Barack Obama has always had a slightly uneasy relationship with what one of his aides, very early, called “the professional left.” Actual liberal voters like Obama a lot. For that matter, they like Hillary Clinton, too. And yet serious doctrinal disputes between the administration and the cadres of full-time (i.e. “professional”) activists have always simmered just below the surface. This is the true significance of stories in Buzzfeed and MSNBC about former Obama staffers allegedly betraying the president’s liberal values.
The strongest evidence here is Jim Messina, who went to work for David Cameron. Messina argues, correctly, that British Tories are not the same thing as Republicans. In most ways, indeed, British conservatives lie well to the left of the GOP. They all favor socialized health care and a tax-and-transfer state more generous than anything Obama has proposed. On the other hand, there are longstanding ties between the Democratic Party and the Labor Party, especially the centrist New Labor wing, reflecting a shared ideological vision and heritage.
The other cases of alleged selling-out involve David Plouffe, who is working for Uber, and Robert Gibbs and Ben LaBolt, who have joined the education reform movement. Both of these groups — one a private firm, the other a public-policy advocacy network — anger public employee unions.
The unions have framed these moves as a sellout. (“It’s been really frustrating from the standpoint of liberals, progressives,” longtime union leader Steve Rosenthal tells MSNBC.) But assuming this is a sellout presumes that the natural position for an Obama loyalist is to side with the unions. There’s no reason to think this.
Uber and education reform both highlight fissures within the Democratic coalition. The left side of this debate favors policies designed primarily or entirely for the benefit of public employees. The right side of this debate favors more competition that threatens incumbent providers.
There’s no direct evidence of Obama’s position on taxi regulations. But on education policy, we have lots of evidence: He has consistently supported reform by encouraging charter schools, evidenced-based metrics, and other forms of competition. His Race to the Top grants unleashed sweeping reforms nationally, and his Department of Education has used selective waivers in order to encourage additional reform.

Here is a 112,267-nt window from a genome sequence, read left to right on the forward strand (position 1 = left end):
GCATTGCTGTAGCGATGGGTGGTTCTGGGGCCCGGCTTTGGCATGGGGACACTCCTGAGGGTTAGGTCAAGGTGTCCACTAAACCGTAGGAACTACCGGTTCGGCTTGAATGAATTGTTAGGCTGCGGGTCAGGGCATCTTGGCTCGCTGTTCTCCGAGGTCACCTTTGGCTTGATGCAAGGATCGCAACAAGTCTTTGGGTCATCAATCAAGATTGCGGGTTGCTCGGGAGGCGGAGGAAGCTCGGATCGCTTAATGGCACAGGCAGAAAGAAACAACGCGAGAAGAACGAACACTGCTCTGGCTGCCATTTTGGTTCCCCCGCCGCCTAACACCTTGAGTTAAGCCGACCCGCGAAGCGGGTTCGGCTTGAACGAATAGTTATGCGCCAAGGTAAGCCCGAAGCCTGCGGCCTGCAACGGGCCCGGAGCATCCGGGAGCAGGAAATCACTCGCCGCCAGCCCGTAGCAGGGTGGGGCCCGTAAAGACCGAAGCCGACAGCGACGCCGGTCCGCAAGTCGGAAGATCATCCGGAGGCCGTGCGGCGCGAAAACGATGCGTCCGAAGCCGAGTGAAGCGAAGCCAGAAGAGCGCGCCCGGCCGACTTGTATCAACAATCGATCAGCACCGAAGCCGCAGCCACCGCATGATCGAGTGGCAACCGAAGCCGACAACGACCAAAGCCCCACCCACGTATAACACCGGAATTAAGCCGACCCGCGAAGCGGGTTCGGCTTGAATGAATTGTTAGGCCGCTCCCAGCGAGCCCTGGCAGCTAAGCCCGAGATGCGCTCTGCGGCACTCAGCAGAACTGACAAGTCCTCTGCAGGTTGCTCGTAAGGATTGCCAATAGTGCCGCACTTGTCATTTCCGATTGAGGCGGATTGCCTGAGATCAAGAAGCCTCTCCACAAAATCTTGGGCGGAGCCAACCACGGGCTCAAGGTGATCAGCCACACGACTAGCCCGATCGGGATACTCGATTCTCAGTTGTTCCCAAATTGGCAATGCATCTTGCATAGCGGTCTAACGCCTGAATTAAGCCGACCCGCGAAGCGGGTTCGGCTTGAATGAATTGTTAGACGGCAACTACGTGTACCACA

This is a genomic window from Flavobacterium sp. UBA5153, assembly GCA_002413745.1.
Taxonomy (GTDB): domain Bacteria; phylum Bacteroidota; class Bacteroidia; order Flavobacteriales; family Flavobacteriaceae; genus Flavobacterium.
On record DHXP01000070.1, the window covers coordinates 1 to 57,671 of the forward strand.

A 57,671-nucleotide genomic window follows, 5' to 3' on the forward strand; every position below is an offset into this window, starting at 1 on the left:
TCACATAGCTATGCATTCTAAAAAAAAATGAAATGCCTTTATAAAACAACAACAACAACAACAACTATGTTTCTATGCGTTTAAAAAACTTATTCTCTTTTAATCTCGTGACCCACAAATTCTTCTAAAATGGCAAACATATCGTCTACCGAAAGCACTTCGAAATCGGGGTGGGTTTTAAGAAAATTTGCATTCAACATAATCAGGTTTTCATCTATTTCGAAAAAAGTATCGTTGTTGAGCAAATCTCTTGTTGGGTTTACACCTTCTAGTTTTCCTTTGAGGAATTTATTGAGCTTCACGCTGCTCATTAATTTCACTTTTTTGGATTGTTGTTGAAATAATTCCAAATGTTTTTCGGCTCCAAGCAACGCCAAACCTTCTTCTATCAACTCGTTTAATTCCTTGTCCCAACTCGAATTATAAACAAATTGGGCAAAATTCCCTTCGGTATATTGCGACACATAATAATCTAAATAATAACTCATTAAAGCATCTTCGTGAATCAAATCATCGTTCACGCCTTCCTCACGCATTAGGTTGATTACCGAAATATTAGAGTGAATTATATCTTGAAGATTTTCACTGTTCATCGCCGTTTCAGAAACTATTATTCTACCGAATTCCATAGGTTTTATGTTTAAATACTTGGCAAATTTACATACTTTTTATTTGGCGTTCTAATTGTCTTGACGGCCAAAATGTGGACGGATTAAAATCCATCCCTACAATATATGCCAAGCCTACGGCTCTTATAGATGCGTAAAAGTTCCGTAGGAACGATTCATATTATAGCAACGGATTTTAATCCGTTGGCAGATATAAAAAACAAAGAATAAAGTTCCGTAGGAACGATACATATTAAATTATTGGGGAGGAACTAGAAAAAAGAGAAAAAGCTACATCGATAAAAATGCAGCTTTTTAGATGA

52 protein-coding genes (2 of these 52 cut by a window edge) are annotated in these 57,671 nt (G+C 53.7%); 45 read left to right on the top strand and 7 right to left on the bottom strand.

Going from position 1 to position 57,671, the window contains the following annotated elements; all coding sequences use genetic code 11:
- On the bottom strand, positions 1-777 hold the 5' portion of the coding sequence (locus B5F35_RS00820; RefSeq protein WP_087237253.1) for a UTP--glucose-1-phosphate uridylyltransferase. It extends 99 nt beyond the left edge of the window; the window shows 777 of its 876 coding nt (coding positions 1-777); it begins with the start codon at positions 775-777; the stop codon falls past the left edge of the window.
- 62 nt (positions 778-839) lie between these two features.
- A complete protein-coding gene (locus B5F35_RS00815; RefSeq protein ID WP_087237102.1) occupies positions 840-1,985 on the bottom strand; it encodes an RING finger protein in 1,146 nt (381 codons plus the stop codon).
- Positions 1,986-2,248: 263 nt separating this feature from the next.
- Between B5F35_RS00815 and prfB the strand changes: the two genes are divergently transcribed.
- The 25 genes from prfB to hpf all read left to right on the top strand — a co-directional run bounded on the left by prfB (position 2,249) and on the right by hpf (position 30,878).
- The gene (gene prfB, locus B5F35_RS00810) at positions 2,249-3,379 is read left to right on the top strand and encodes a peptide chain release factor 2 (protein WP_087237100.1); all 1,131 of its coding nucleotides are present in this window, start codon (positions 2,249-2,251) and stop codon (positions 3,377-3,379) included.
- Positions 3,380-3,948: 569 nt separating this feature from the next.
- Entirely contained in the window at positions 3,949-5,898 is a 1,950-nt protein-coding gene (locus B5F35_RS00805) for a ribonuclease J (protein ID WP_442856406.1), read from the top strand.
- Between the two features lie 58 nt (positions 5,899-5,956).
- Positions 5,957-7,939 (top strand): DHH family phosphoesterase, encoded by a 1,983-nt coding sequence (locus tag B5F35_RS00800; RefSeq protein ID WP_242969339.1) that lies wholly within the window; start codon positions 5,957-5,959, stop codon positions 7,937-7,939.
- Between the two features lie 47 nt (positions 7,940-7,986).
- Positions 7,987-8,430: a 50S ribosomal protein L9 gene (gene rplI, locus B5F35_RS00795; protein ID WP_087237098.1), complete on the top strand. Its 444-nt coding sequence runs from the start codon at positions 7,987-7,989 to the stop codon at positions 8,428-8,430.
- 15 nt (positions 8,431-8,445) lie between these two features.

Teachers unions — or, at least, the most uncompromising elements of them — have fought against these policies in a slightly comic way. Rather than fight openly against Obama’s education policies, they have identified a series of proxy enemies like Michelle Rhee or Campbell Brown. The National Education Association recently passed a resolution demanding the resignation of Education Secretary Arne Duncan — another union target — as if Duncan were some rogue figure who was enacting massive reform measures behind Obama’s back.
They need to do this because Obama remains a highly popular figure among the union rank-and-file. Asking teachers to choose between Obama and the union line runs the risk that many teachers will decide the union is wrong. The main premise of the unions’ pushback is that supporters of education reform are disloyal to Obama or the Democratic Party. (See, for instance, this anti–Campbell Brown propaganda sheet.) But these attacks make sense only if we ignore the fact that Obama himself is the actual cause of their problems.
The splits within the Democratic Party over whether public services should be designed for the benefit of providers or consumers tend to come out at the municipal level. The anger on the left concerns the fact that Obama’s lieutenants are throwing themselves behind the right-wing side of that debate. Attacking them as sellouts is a convenient way of ignoring the inconvenient reality that figures like Plouffe, Gibbs, and LaBolt represent Obama-style liberalism all too well.